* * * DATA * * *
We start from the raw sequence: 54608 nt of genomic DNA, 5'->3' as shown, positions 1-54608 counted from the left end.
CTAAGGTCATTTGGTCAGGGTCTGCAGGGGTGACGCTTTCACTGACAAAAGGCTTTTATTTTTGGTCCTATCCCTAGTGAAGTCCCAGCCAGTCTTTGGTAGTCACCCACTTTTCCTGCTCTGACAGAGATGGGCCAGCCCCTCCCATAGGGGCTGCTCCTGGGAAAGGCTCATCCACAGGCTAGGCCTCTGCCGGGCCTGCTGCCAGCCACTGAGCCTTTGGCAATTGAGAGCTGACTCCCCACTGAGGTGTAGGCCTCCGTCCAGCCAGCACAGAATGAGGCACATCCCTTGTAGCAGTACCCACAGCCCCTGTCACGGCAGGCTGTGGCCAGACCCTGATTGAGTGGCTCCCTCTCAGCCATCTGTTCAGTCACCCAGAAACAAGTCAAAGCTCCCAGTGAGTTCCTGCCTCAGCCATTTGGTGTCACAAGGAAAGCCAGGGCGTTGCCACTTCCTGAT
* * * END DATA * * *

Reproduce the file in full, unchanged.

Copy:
We start from the raw sequence: 54608 nt of genomic DNA, 5'->3' as shown, positions 1-54608 counted from the left end.
CTAAGGTCATTTGGTCAGGGTCTGCAGGGGTGACGCTTTCACTGACAAAAGGCTTTTATTTTTGGTCCTATCCCTAGTGAAGTCCCAGCCAGTCTTTGGTAGTCACCCACTTTTCCTGCTCTGACAGAGATGGGCCAGCCCCTCCCATAGGGGCTGCTCCTGGGAAAGGCTCATCCACAGGCTAGGCCTCTGCCGGGCCTGCTGCCAGCCACTGAGCCTTTGGCAATTGAGAGCTGACTCCCCACTGAGGTGTAGGCCTCCGTCCAGCCAGCACAGAATGAGGCACATCCCTTGTAGCAGTACCCACAGCCCCTGTCACGGCAGGCTGTGGCCAGACCCTGATTGAGTGGCTCCCTCTCAGCCATCTGTTCAGTCACCCAGAAACAAGTCAAAGCTCCCAGTGAGTTCCTGCCTCAGCCATTTGGTGTCACAAGGAAAGCCAGGGCGTTGCCACTTCCTGAT